Sundance: Day 3

January 24, 2016

By Piers Marchant
for blood, dirt & angels

Number of Films: 3

General Vibe: Shaky on the feet

Operation Avalanche: Matt Johnson’s film suffered from two elements that were entirely not his fault. First, I mistakenly read the Sundance synopsis as if it were an actual documentary (and not a notably fake documentary, which is actually its purpose); second, and more immediately crucial, its non-stop use of shaky hand-held cameras sweeping around and resultant herky-jerky images made me start to feel badly nauseated about halfway through. What I can tell you about the film is therefore tainted by undue physical duress (and the fact that I had to close my eyes and only watch flashes of the last 20 minutes or so). With that out of the way, the film concerns the CIA, fearing a Soviet spy feeding intel to the Russians, infiltrating into NASA during the tumultuous years right before the 1969 moon launch. Two young, enthusiastic agents (Johnson and Owen Williams) pretend to be filmmakers working on a documentary of the Apollo program, where they discover to their horror that NASA, despite promises to the contrary, is nowhere near ready to land on the moon. Emboldened by his own sense of inflated power, Johnson’s character then broadens the scope of his operation to include a way in which NASA can save face, which results in particularly grave consequences for all concerned. From what I saw, it seemed reasonably clever, with a particularly engaging performance from the bouncy Johnson, but by the end, I pretty much needed to lie down and think about the desert for a while, so there’s that.

The Lovers and the Despot: Forgive the clunky title, this (actual) doc from Ross Adam and Robert Cannan has a pretty interesting story to tell. In 1978, the famous South Korean actress Choi Eun-hee was kidnapped during a visit to Hong Kong and smuggled to North Korea by film buff and eternal dictator Kim Jong-Il. This was followed soon after by the abduction of her former husband, the celebrated South Korean director Shin Sang-Ok, who had traveled to Hong Kong in the hopes of finding his ex-wife. Kim hoped to use the estranged couple to jumpstart his own country’s woebegone film industry, and in the process, produce films of international renown, which they could then lord over their hated neighbors to the south. Held for close to a decade, the reunited couple did indeed make films for the North (did they ever: Choi says at one point that they made 17 films in slightly over two years), but never gave up the idea of escaping, finally seizing their chance in Vienna in 1986. Interestingly, while both Shin and Choi wanted to escape, Shin enjoyed a much easier filmmaking process than he had endured in the democratic South – granted by Kim to receive more or less any budget he wanted. This didn’t stop him from eventually escaping with his reunited wife, but it seemed to give him a certain amount of pause.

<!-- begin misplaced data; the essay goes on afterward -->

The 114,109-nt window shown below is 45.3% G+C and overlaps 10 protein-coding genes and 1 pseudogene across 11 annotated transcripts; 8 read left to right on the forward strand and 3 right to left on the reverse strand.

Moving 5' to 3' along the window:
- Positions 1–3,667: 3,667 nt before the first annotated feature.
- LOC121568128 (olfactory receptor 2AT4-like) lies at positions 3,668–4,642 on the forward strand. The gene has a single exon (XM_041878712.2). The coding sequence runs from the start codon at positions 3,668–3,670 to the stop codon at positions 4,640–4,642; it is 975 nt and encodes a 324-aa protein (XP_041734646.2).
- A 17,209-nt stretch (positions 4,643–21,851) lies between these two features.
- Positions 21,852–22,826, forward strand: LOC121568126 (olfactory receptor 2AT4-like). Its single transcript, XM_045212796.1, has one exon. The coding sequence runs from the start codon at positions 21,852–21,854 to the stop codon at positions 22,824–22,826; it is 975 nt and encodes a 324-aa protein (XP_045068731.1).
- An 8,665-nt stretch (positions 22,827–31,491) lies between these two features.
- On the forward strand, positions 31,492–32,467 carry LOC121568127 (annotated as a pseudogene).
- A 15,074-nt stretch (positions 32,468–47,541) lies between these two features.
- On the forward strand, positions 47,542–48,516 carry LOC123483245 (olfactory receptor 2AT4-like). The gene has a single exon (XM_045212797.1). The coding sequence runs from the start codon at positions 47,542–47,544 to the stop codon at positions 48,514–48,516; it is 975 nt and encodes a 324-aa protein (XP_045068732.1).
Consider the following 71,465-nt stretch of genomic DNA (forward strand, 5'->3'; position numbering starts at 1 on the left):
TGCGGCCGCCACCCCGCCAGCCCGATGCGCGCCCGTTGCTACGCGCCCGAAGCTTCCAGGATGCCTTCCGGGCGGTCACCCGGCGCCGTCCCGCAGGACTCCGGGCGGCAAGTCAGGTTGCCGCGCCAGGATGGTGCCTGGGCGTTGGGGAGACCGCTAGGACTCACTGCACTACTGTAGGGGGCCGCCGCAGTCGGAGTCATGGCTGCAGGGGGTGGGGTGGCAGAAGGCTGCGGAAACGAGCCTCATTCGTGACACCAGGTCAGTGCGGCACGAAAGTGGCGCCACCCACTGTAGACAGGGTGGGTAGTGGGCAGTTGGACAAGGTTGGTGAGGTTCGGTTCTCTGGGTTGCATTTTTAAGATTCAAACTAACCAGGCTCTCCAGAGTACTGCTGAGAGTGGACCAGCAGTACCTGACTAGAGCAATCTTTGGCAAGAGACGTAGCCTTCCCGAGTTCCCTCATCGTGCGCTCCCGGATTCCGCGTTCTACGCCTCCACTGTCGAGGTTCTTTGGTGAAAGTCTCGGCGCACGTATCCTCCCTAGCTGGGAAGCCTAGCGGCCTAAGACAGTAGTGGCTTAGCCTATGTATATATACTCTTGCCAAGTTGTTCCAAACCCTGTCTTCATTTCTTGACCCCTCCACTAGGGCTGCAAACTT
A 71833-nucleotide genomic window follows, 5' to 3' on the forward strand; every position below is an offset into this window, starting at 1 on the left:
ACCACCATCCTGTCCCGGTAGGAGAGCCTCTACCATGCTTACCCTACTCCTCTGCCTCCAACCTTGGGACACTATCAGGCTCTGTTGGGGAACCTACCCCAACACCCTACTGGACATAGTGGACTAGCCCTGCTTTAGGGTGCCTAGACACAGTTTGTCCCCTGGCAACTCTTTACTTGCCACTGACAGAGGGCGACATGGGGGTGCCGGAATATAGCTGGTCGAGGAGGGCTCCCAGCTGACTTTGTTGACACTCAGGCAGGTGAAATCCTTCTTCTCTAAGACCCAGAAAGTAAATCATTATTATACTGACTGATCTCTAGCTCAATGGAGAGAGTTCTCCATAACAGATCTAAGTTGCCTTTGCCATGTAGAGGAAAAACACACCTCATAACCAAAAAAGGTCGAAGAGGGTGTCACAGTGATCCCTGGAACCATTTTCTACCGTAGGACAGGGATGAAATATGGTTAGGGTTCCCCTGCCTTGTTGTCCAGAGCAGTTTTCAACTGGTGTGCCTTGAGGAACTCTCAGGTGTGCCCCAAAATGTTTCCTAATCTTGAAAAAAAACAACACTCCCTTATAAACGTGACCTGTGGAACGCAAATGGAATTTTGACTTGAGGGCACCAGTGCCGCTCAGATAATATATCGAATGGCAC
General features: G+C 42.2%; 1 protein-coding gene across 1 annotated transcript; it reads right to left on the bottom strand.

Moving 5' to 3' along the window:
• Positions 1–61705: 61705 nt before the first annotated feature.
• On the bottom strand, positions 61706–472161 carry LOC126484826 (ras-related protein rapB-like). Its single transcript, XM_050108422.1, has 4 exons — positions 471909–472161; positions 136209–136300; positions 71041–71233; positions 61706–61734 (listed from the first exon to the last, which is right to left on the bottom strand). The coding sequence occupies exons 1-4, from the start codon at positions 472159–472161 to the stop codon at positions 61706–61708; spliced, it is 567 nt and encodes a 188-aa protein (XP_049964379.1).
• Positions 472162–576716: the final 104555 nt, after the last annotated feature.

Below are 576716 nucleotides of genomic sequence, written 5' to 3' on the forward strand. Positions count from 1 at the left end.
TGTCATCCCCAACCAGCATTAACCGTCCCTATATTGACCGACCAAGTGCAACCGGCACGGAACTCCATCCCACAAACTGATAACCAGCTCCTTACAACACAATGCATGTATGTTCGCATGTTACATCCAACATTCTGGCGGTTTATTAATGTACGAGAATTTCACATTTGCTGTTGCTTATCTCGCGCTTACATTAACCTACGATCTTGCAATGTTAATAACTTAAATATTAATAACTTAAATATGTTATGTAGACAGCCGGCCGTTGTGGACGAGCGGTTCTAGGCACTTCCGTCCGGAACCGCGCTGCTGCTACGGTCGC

Photo: From Love & Friendship, courtesy Amazon Studios.

Photo: From Love & Friendship, courtesy Amazon Studios.

Love & Friendship: You can certainly see how the combination of Whit Stillman and Jane Austen could potentially be a dreamlike marriage of wordsmith-ery, and lo, through much of the more entertaining scenes, the language, subtle, multi-claused, and excruciatingly obfuscating, is the real star. There is also some amusing character work from Kate Beckinsale and Tom Bennett, but as the story winds around – believe it or not, it involves men and women of high society seeking marriage for themselves and their progeny – it becomes more and more clear that the text Stillman is using as his base (an unfinished Austen novella called Lady Susan) is of a more minor order than any of her finished novels. There are fine, funny moments throughout, but these moments don’t particularly add up to much, and never more apparently than at the end, which features very little of Austen’s satisfying eventualities. One can appreciate the finer points of the production, but don’t expect a novel’s worth of Austen pleasures on this one.

Tomorrow: I will work very hard to avoid motion sickness while taking in the early high-buzz favorite of Sundance so far, Kenneth Lonergan’s much anticipated follow-up to Margaret, Manchester By The Sea; the highly praised Iranian horror film Under the Shadow; Stephanie Soechtig’s timely, and explosive-sounding doc Under the Gun; and Kelly Reichardt’s new drama, Certain Women.

Into the frigid climes and rarefied thin air of the spectacular Utah Mountains, I’ve arrived in order to document some of the sense and senselessness of the 2016 Sundance Film Festival. Over the next week, armed with little more than a heavy parka and a bevy of blank reporter’s notebooks, I’ll endeavor to watch as many movies as I can and report my findings. 

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